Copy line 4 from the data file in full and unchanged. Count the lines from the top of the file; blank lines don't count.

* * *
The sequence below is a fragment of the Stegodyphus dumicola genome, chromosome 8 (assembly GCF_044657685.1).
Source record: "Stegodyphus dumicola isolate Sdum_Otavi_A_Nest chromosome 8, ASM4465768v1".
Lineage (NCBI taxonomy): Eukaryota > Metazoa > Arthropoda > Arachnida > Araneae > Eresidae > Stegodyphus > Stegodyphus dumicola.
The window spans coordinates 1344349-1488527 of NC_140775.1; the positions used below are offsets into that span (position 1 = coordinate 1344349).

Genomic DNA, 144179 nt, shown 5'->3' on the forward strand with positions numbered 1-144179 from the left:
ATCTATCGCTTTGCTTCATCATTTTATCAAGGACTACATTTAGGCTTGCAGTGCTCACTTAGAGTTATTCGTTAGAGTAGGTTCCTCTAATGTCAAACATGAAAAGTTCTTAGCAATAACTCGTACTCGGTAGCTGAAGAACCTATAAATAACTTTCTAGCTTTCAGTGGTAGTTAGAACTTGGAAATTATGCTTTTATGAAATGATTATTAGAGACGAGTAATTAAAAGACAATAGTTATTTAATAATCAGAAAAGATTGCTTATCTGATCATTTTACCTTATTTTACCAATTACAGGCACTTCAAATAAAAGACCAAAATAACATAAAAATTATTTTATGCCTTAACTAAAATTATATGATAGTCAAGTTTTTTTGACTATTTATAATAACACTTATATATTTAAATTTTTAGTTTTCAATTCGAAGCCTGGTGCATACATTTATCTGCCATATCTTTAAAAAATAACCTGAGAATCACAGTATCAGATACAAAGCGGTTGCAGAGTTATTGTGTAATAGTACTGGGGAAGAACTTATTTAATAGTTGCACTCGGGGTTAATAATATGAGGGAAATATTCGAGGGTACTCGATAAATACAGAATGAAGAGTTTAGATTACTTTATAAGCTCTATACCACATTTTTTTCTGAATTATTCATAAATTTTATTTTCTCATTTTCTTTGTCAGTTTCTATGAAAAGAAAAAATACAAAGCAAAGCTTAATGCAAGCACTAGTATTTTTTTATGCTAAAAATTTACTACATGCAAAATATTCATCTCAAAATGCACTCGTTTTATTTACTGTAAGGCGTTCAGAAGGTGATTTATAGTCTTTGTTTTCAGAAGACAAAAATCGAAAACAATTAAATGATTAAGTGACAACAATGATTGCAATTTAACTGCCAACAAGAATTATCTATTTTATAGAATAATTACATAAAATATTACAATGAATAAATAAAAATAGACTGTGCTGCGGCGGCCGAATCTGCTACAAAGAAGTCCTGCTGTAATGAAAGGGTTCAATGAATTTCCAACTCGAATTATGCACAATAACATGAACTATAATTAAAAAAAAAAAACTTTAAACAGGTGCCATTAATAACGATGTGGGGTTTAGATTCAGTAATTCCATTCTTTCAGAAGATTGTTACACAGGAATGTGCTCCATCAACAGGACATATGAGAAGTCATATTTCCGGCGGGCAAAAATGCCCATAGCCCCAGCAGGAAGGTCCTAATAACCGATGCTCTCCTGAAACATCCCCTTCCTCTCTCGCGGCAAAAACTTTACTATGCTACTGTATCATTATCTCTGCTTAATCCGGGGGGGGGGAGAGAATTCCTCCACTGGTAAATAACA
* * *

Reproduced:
The window spans coordinates 1344349-1488527 of NC_140775.1; the positions used below are offsets into that span (position 1 = coordinate 1344349).